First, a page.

L/b Ratio Formula

Discussion in 'Boat Design' started by FAST FRED, Dec 8, 2014.

  1. FAST FRED
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    FAST FRED Senior Member

    Years ago (1960 era) the AYRS was the leader in reporting on all things multi-hull.

    At that time one contributor felt that the Hull Speed formula SLx 1.34 was nonsense as it was worked out by measuring commercial vessels with usual L/B of 3-1 or 4-1.

    AYRS came up with a simple method of figuring "hull" speed
    for a variety of boats.

    S = L/3b X SQ.RT. (L)

    When run for some theoretical hulls it may be a bit fast , but seems to work.

    Today with 50 years of building and great computers , what say?

    Is this a rational formula ??
     
  2. TANSL
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    TANSL Senior Member

    I do not think any of these formulas can be generalized for all boats. They may work in a very specific case but nothing more.
    On the other hand, think that computers have not invented anything. No new formulas because computers. The formulas are the same.
     
  3. Alik
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    Alik Senior Member

    Well, due to computers it is easy to make regression formulas now... But done by men, yes.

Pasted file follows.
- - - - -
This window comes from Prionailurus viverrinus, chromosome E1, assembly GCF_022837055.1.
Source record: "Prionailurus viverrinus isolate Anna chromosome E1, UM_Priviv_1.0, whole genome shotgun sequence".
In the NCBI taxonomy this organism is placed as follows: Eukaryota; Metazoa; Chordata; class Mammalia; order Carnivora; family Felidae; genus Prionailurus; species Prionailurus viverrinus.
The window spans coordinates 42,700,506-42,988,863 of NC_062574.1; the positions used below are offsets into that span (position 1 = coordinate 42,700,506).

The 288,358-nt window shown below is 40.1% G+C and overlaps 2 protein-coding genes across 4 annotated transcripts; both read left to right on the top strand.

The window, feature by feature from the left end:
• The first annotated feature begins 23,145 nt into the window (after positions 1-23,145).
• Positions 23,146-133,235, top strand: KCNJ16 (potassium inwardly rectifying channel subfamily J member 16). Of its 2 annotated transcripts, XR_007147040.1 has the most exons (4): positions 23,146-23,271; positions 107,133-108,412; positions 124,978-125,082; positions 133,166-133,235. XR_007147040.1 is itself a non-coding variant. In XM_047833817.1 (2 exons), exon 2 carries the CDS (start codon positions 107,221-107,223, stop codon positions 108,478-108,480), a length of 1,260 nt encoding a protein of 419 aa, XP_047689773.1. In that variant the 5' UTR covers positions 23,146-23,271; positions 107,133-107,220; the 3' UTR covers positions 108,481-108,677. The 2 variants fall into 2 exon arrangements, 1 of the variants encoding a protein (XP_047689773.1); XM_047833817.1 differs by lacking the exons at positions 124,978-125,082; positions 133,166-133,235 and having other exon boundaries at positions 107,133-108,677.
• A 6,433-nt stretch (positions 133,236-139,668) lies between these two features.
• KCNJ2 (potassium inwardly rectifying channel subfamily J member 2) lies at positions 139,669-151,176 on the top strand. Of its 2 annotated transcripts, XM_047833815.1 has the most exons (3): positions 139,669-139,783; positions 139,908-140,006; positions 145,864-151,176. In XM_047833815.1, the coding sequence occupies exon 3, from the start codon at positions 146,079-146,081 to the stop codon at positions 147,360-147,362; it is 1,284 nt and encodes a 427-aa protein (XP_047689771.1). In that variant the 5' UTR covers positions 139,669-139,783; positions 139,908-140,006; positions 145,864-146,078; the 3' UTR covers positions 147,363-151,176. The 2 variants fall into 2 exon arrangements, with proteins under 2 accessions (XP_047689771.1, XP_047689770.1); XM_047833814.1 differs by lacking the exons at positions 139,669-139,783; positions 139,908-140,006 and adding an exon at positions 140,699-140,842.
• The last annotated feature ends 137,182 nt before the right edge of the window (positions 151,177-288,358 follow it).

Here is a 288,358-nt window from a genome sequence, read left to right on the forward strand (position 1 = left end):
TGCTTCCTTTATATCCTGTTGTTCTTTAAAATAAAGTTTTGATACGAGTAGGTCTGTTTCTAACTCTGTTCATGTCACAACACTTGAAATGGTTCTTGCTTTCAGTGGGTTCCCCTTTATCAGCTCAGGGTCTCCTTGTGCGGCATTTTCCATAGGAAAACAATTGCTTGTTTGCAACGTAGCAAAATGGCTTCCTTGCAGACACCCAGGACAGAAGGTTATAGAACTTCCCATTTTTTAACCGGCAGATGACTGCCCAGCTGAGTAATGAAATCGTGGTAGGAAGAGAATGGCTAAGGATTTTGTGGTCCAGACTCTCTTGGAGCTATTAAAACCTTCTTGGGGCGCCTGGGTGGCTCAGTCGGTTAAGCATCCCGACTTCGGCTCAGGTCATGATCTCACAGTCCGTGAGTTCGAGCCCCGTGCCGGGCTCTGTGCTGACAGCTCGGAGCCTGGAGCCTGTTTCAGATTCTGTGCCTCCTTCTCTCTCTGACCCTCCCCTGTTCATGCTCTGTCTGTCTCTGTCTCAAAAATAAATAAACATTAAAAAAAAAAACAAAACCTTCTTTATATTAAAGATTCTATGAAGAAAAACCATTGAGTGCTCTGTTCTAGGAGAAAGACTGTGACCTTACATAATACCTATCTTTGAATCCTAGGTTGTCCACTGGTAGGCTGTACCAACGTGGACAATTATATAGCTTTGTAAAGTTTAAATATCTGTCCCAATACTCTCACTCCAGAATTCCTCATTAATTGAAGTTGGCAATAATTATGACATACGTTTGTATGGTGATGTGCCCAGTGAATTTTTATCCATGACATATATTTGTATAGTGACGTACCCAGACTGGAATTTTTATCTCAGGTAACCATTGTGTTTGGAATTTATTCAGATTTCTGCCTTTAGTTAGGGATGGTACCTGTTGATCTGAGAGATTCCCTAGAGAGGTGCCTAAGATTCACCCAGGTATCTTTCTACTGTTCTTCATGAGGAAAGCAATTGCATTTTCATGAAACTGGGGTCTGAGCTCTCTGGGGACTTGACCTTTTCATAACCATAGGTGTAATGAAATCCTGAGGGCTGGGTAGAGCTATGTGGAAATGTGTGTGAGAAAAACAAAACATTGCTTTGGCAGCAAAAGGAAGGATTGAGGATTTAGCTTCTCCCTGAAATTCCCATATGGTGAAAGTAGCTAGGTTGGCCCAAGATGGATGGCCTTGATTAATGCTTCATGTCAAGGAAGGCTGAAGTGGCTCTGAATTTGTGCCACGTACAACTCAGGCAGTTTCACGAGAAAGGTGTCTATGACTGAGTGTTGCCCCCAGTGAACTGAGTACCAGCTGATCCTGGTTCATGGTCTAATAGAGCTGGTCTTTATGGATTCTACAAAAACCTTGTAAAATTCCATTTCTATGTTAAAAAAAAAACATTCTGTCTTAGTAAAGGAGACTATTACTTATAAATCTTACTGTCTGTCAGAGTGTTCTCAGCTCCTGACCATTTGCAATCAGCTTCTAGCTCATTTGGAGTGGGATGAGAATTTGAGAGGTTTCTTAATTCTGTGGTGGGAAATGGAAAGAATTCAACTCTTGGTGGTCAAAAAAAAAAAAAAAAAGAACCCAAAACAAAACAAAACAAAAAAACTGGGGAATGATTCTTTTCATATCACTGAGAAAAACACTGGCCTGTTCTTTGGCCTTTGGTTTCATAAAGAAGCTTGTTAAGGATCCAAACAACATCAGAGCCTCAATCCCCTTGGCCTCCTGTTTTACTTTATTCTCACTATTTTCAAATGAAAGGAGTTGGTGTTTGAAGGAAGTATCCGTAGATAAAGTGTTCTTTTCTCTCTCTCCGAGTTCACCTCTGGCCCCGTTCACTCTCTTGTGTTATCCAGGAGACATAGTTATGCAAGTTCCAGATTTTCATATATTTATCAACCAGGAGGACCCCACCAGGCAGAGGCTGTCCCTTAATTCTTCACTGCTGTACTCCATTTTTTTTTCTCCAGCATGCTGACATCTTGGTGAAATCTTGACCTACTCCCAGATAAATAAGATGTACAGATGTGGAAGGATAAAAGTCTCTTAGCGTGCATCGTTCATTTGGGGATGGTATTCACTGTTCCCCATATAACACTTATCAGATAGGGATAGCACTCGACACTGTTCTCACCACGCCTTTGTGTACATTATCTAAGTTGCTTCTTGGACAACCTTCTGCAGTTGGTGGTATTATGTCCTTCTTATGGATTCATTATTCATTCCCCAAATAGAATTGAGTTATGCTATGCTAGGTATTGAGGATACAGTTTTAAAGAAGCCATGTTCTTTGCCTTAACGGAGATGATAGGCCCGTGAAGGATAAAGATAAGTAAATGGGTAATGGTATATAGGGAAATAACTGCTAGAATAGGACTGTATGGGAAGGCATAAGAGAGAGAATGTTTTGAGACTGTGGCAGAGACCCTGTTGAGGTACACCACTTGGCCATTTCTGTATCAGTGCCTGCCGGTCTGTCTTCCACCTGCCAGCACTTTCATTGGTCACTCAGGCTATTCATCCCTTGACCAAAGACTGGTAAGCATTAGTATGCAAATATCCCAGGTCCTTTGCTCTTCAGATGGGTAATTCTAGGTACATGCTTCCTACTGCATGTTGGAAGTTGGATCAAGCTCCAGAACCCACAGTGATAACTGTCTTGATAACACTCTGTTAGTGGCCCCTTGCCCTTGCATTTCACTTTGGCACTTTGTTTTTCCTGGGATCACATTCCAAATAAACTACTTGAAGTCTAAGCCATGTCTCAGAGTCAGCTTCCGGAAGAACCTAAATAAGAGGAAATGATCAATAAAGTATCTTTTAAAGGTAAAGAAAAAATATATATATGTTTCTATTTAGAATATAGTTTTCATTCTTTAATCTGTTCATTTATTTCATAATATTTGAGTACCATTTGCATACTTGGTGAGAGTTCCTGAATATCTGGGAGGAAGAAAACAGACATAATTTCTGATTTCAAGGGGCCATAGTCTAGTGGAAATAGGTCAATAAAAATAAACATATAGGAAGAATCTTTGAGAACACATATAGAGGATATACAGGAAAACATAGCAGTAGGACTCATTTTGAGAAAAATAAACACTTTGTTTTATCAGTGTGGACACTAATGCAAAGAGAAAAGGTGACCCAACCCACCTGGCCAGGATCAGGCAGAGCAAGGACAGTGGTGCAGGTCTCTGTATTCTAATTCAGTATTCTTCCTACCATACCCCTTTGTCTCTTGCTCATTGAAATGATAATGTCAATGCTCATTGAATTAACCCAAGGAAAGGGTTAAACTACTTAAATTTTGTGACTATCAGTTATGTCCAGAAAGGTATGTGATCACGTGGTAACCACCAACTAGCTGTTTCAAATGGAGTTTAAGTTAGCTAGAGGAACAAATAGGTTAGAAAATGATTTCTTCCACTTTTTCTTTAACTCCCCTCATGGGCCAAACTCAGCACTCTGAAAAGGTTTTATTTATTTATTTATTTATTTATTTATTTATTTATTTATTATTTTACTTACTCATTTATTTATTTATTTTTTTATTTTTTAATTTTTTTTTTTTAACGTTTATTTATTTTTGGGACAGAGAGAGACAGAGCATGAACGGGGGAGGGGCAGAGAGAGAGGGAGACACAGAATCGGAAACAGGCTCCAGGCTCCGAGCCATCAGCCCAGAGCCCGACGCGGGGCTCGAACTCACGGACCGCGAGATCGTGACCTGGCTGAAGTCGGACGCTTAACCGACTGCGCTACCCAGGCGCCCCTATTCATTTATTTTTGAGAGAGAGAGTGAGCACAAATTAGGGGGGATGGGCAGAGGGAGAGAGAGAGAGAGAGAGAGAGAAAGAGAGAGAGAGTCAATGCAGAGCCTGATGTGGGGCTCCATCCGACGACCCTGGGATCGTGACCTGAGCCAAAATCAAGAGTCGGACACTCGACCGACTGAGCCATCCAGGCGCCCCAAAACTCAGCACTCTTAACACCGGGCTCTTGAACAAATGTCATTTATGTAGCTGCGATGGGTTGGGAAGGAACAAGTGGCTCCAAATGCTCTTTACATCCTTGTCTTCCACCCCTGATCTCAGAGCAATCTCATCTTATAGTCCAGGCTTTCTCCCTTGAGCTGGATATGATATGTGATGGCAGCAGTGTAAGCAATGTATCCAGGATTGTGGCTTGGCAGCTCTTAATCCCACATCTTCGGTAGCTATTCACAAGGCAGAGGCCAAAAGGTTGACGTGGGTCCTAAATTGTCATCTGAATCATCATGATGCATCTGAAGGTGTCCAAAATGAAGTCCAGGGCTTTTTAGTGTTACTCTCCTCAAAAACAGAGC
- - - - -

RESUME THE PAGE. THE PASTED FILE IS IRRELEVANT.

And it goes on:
4. Alik
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    Alik Senior Member

    2FastFred

    This formula makes no sense. For high displacement speed, the primary factor of resistance would be slenderness ratio, i.e. length to displacement ratio. All other factors are secondary, including L/b.
     
  5. Richard Woods
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    Richard Woods Woods Designs

  6. Mikeemc
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    Mikeemc Junior Member

    Aieee, when ships were made of wood and fast men were made of iron. :)
     
  7. FAST FRED
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    FAST FRED Senior Member

    I was hoping a simple formula would be of help to the endless folks that want to build a fast efficient skinny boat.

    If a L/B ratio theoretical hull speed is figured , frequently 75% of that would be a good long range cruise speed.

    Might help some folks that have really unique desirements.
     
  8. daiquiri
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    daiquiri Engineering and Design

    The term "hull speed" was invented to indicate a point where the resistance curve of some types of hull visibly bends steeply upwards. Fully-displacement hulls with low slenderness ratio are characterized by this kind of behavior, for example. Once arrived in proximity of this speed, any further small increase of speed requires a disproportionately large increase of shaft power.

    But boats with high slenderness ratio have nothing that could be defined as a "hull speed", because their resistance curve increases smoothly over a vast range of speeds. More power simply translates into more speed in this case.